Crossing a few more items off the bucket list

Aerial shot of the  Fort de la Croix de Bretagne

The Parpaillon Tunnel, the Fort de la Croix de Bretagne & La Grande Maye

Have to admit that an EMTB has enabled me to tick a few more items off my bucket list for places to visit around Serre Chevalier

Many mighty Vauban / Napoleonic fortresses surround Serre Chevalier and Briancon, some are easily accessible, but others sit atop mountain summits. 

The more remote the fortress the more the chance that you can still gain access to the buildings and rooms within the forts, it really is the stuff of boys' dreams and film location managers!

Over the years I have visited many, either by hiking or gravel/mountain bike. 

It's not classic "Col Bagging" as such, though, especially this year with the Tour de France we've literally had 1,000's of cyclists visiting here to cycle the many legendary Cols such as the Galibier and now what with the amazing Stage 11 of the Tour, the Col du Granon, which was never really on anyone's radar before.

And beyond Serre Chevalier, there are some other notable mountain-top structures that are a must for anyone interested in such historical wonders of engineering, including the fortress in the clouds that is Mont Chaberton at 3,131m.

I've cycled, or should I say pushed a mountain bike up from the Italian side as well as hiking up from the French side.

It probably is the Number One item to put on and do from one's bucket list around here!

Mont Chaberton the fortress in the clouds

I quickly notched up many other forts around here, twice going to the Fort de la Croix de Bretagne, which is accessed by a gnarly Route Militaire that requires in places a head for heights.

The fortress is huge and you can actually ride through it from top to bottom (main top image) which you can see in the video.

However, beyond the Croix de la Bretagne fort at 2,011m is the poor relative as it were, the not so majestic La Grande Maye at 2,310m, and I've often looked up towards it kicking myself for not going up to it at the same time at the Croix de Bretagne, 

So this time armed not with an ordinary MTB but with an Electric Mountain Bike I decided to set-off for not only the Grand Maye but a peak along the ridge from it at 2,500m.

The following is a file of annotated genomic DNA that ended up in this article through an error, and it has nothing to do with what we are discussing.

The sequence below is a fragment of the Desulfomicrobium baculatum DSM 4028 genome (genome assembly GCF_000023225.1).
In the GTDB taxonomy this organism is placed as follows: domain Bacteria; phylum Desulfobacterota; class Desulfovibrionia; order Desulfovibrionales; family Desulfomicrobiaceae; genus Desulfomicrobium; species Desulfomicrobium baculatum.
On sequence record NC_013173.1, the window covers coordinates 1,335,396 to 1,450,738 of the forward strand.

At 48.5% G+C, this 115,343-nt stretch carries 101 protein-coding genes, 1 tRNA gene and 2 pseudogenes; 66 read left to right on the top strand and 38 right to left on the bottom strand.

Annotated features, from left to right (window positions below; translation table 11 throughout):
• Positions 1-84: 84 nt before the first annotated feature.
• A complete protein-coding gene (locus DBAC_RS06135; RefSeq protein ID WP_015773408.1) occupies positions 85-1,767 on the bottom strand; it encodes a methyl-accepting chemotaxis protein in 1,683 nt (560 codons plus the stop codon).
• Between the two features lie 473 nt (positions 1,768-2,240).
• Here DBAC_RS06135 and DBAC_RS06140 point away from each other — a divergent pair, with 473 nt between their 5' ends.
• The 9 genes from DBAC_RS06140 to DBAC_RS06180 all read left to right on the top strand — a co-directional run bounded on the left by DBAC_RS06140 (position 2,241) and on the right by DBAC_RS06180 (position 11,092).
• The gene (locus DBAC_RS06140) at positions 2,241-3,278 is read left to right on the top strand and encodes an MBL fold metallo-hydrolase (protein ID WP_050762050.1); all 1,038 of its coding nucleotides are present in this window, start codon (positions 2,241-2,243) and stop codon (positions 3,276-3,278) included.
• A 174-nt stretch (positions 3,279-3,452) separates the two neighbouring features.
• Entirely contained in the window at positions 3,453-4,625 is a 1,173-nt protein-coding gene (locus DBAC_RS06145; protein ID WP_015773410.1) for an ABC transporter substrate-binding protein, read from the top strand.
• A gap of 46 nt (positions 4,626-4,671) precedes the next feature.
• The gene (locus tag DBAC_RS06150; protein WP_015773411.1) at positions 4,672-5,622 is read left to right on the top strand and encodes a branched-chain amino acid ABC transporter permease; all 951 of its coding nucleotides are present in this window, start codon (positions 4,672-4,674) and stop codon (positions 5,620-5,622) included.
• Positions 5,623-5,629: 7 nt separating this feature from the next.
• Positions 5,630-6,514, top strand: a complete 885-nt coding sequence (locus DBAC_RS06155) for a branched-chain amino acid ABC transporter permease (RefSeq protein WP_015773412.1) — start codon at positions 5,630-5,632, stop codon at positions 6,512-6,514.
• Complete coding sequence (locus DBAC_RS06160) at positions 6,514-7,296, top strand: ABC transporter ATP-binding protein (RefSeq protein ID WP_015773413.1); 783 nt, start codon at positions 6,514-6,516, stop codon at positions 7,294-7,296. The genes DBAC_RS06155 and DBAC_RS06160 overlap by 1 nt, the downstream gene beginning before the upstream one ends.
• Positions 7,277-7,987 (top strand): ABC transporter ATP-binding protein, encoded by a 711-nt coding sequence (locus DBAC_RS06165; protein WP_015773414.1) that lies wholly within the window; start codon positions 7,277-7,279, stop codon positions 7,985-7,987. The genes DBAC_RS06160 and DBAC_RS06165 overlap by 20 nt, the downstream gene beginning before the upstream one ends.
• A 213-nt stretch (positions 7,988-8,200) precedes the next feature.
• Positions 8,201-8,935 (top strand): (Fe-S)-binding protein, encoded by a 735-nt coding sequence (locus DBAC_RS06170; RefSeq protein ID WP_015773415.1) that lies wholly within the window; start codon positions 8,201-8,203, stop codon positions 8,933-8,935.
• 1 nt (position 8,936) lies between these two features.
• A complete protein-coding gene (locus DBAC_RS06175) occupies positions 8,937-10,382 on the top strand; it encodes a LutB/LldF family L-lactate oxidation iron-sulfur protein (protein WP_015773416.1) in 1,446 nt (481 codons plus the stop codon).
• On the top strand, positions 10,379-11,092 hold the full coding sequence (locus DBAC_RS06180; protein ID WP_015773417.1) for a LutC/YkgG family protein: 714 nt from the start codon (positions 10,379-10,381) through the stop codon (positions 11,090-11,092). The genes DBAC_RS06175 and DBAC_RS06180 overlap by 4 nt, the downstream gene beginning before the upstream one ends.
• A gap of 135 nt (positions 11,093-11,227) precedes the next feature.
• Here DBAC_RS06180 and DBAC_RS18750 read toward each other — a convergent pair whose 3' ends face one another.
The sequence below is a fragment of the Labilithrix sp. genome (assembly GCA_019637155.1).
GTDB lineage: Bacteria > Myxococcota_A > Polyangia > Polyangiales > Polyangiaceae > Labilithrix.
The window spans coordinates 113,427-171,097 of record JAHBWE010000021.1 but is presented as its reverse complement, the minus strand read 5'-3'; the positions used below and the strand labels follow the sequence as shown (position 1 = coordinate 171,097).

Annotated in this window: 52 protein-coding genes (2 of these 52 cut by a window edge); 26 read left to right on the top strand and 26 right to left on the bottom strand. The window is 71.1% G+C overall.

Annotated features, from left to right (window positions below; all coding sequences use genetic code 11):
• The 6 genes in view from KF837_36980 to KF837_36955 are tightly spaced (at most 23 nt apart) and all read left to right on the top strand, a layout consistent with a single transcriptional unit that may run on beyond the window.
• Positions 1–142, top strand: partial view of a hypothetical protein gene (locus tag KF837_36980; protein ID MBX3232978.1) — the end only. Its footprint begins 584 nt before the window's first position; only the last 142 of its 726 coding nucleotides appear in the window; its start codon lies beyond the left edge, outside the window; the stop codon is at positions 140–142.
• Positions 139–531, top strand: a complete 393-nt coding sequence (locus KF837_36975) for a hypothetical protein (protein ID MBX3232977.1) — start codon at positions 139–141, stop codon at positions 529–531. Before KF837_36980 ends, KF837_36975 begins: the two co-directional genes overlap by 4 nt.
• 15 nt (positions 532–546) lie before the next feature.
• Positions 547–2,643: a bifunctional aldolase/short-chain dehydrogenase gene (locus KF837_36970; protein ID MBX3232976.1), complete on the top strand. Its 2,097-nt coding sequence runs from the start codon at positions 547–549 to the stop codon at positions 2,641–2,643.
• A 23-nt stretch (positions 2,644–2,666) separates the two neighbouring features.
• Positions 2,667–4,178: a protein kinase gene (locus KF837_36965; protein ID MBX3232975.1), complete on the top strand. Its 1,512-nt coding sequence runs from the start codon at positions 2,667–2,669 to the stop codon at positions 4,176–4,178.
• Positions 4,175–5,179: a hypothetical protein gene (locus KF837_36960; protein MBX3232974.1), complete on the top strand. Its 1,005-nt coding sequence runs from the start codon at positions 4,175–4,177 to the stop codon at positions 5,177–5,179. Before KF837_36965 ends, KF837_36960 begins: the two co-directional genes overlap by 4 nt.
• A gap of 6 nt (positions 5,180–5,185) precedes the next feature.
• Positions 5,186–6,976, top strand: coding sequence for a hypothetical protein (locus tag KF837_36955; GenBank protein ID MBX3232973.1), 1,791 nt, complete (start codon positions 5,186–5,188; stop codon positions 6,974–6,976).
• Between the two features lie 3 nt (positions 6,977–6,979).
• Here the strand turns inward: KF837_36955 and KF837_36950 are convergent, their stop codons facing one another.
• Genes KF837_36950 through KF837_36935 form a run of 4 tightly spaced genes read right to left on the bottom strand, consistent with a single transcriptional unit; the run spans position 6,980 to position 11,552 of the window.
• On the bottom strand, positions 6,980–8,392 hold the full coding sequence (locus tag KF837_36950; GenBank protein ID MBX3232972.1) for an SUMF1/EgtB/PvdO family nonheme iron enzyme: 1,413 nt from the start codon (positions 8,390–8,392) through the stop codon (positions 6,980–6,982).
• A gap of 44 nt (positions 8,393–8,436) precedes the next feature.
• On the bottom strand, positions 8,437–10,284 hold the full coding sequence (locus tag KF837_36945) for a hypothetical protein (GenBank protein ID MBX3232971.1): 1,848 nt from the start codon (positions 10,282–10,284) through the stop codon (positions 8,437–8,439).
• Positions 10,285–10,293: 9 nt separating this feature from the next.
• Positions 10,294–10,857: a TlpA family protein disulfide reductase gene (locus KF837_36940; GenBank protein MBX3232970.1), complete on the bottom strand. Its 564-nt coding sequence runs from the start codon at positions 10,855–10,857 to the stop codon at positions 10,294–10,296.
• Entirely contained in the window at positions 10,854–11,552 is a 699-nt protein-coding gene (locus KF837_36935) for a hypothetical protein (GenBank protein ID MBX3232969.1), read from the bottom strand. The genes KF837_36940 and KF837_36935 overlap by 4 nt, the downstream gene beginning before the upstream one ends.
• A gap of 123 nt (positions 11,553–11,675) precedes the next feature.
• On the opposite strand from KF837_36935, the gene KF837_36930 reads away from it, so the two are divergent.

The military road in the last five years it seemed had fallen into even more disrepair, but it was when I tried to go further along the ridge from the Grande Maye that the road had nigh on disappeared totally and I had to hike the last 100m vertical after trying to walk with the bike in a no fall zone which exercised the sphincter a little :)

The ridge route looking back towards La Grande Maye

FLa Grande Maye ridge route

And the route slowly disintegrates the higher you went, until there was hardly a path just a steep slide down the shale field should you lose your footing.

Grande Maye ridge route

A FATMAP fly-through of the route.


And more images of the Croix de Bretagne Fort

After Mont Chaberton, perhaps the next biggest must-do on my bucket list was the Parpaillon Tunnel.

The Parpaillon Tunnel is actually not at all well known, even by locals here in Serre Chevalier, though that might have something to do with the fact that it is not exactly local to Serre Chevalier, in fact, it is local to Embrun and the tiny ski station of Crevoux, a good hours drive from here in Serre Chevalier!

I first became aware of it by cycling down in and around the Lac Serre Poncon area and a cycle route the Balcons of the Durance when training for the Etape du Tour about five years ago.

The tunnel links the valley of Embrun to that of the Ubaye, and in the past, it was difficult to find out if it was actually open.

One of the issues was that I wanted to include it into a ride similar to the road bike loops I had been doing, except a mountain bike would not be ideal due to having to cycle a large part of the route on the road, so gearing and weight of an MTB would be an issue, in hindsight maybe I should not have sold my gravel bike which I used to knock off a couple of others from my bucket list.

That said I never enjoyed the long descents on a gravel bike, preferring the suspension of a MTB.

So with the EMTB it was just to be a simple up and down to the Parpaillon Tunnel.

We left Serre Chevalier at 08:00 and started the climb from just outside Crevoux at 09:30 and only saw a few others on the climb, one on a gravel bike doing a big 120km 2,800m loop.

The terrain above the treeline was superb, and I always view such terrain with my ski-touring hat on, and I'll definitely be going back there with the skis come winter!

By the time we'd arrived at the tunnel a few motorbikes appeared but on the whole, it was quiet, it was only after we had cycled through the dark of the tunnel to the other side that more vehicles started to appear.



In fact, there was a group of 4x4's on an organised tour run by a German Off-Road Tour company, which I've never seen operate in France only in Italy where the "Strada" are very popular with off-roaders both motorbikes and 4-wheels. And I once had the misfortune to come across about three groups of them when riding up to Monte Fort Jafferau at 2,800m which was another "bucket-list" ride.

On the descent, we encountered more vehicles coming up, and perhaps the strangest one was an immaculate 1960's Mini with Swiss plates. I stopped and had a conversation with him, with him asking if the road became any rougher, this was when he'd already completed about 2/3's of it, he said he was finding it a little difficult, but would carry on!!!

So massive chapeau to him!

At the end, we went and had a drink in the tiny station of Crevoux, what a place that is!

FATMAP fly-through of the climb and terrain.